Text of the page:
Country Life 15-Sep-2021

Published by TI Media Limited Country Life, the quintessential English magazine, is undoubtedly one of the biggest and instantly recognisable brands in the UK today. It has a unique core mix of contemporary country-related editorial and top end property advertising. Editorially, the magazine comments in-depth on a wide variety of subjects, such as architecture, the arts, gardens and gardening, travel, the countryside, field-sports and wildlife. With renowned columnists and superb photography Country Life delivers the very best of British life every week.

国家:
United Kingdom
语言:
English
出版商:
Future Publishing Ltd
出版周期:
Weekly
HK$41.66
HK$1,301.64
51 期号

本期

2
a blooming shame

IT has been a topsy-turvy year in the garden: a dry April, then rains in May delaying the arrival of summer, followed by almost no rain in August, resulting in buds refusing to unfurl. Now, we have the RHS Chelsea Flower Show opening, for the first time in its 108-year history, in September (preview, page 74). For some exhibitors, the hold-up has proved too difficult to manage and, sadly, a few regulars have pulled out. But the RHS must be applauded for salvaging the season against all the odds. Many keen plantsmen are looking forward to a show that promises to be filled with an explosion of the fiery colours of late summer. Others, however, harbour concerns. At Tatton Park Flower Show, we saw a garden filled with nettles and weeds receive…

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2
he who laughs last

THE ability of Frans Hals to paint portraits that can ‘live and breathe’ is much praised, and the subject of one particular painting seems to know something you don’t. Often referred to as the most handsome man in art history, The Laughing Cavalier is the work that secured the Dutch Master’s fame—not when it was painted in 1624, but in 1865, when the 4th Marquess of Hertford (founder of the Wallace Collection) and Baron James de Rothschild engaged in a sensational bidding duel at a sale in Paris. The Marquess won, paying 51,000 francs (more than six times the estimate) and the publicity that ensued dragged Hals from obscurity; his prices soared thereafter. From September 22, that knowing face will be reunited with its ‘friends’, laughing shoulder to shoulder with other…

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1
how to shape our heritage

HISTORIC ENGLAND hopes to find four new commissioners to join its governing body and contribute to strategy. It is seeking candidates—particularly women and those from minority backgrounds —with experience in architectural history, planning, human resources, community engagement, IT, finance or the management of historic properties, as well as a solid commitment to preserving the country’s cultural heritage. Applications close on October 4. To find out more, visit www.historicengland.org.uk/about/jobs/commissioner-roles CP…

2
hedge your bets

THE CPRE is urging the Government to set targets to expand Britain’s hedgerow network by 40% by 2050 and increase protection for existing hedges, after research revealed this would benefit both the environment and the rural economy. Britain has lost half its hedges since the Second World War and, although the past few years have seen a replanting drive, many of the remaining ‘miles’ are in a poor state. A critical tool to tackle climate change and the biodiversity crisis, hedges provide food and shelter for wildlife and join up potentially isolated habitats, creating corridors across the countryside. Hedgerows account for about 5% of all carbon soaked up on farms—so much that the Climate Change Committee itself recommended the same 40% target to help Britain become carbon-neutral by 2050—and they ‘contribute…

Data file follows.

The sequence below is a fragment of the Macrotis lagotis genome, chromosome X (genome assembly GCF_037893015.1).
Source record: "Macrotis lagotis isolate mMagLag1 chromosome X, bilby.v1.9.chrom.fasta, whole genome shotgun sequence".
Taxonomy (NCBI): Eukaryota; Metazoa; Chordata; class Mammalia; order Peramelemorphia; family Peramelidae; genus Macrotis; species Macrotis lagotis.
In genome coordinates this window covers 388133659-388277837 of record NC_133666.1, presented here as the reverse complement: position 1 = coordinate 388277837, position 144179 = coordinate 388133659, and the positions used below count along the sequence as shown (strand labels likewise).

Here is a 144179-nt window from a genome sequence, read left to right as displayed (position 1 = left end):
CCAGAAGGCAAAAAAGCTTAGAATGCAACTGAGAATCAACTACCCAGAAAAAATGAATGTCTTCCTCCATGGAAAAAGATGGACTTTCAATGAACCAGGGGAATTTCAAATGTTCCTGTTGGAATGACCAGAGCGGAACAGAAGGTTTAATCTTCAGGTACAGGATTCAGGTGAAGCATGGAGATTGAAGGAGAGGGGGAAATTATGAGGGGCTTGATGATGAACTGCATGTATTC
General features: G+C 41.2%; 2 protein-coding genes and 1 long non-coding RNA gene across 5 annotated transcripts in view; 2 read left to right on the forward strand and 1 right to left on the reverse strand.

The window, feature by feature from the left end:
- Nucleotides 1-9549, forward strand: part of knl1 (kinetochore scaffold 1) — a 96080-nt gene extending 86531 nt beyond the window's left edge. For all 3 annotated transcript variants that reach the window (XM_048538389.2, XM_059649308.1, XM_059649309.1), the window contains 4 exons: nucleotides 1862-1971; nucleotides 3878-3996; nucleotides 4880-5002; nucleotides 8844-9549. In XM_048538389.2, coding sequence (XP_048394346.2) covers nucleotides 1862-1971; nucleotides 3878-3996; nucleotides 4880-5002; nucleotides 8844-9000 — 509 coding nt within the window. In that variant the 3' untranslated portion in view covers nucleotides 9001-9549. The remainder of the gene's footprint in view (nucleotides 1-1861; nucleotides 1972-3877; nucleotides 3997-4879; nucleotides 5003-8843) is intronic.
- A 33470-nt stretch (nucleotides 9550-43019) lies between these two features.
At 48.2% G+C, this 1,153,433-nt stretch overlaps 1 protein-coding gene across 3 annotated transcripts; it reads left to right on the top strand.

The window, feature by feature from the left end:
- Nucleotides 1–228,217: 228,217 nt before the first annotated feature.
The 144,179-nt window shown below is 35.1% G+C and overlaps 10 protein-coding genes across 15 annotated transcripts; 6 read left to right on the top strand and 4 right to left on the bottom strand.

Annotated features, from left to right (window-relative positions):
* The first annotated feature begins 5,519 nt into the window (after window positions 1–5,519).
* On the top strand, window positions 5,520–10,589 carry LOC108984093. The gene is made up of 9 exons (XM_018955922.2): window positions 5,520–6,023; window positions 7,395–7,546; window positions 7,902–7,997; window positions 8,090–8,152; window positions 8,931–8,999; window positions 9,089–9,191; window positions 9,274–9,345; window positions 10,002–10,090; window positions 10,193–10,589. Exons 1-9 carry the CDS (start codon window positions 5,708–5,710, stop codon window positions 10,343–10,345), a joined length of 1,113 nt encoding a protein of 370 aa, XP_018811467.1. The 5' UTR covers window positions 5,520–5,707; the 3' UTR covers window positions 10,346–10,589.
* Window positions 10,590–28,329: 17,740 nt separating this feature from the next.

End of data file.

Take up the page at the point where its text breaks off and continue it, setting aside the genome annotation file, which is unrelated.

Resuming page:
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1
don’t look down

A MAGNIFICENT feat of gardening and dizzying heights is under way at Powis Castle, as the annual trim of 300-year-old yew hedges begins. Every autumn, it takes 12 weeks to trim the 14 shapely ‘tumps’ and formal hedging, with perhaps 10 weeks spent 46ft up in the air on a hydraulic cherry picker. ‘These extraordinary tumps started out as topiaries in the 1680s, then the landscape movement came along and William Emes reshaped the gardens at Powis,’ explains head gardener Dave Swanton. ‘Back in the early 1900s, it took 10 gardeners to trim each one using ladders, scythes, hand sickles and traditional shears—now, it’s one man on a cherry picker with a hedge trimmer. Their shapes are constantly evolving, from having ladders leaning up against them over the years, snowfall, dieback,…

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1
good week for

Dragonflies They're not complaining about climate change: six new species have travelled north to Britain in the past 25 years and most are increasing, especially the emperor Farmers Today (September 15) is Back British Farming Day, an NFU initiative to place the industry centre stage; MPs have been given wheatsheaf badges to wear during the farming debate Sudden fame A section of hitherto-unsung tarmac driveway in the Gloucestershire town of Winchcombe will be displayed at the Natural History Museum; a plaque will mark the point where a meteorite crash-landed in February Lovely jubbly BBC archivists have uncovered hundreds of ‘incredibly rare' photographs taken during the filming of Only Fools and Horses, which celebrates its 40th anniversary this year Thomas Cromwell Wolf Hall author Hilary Mantel compared her subject favourably with today's politicians, tartly observing that ‘he wouldn't have gone on…

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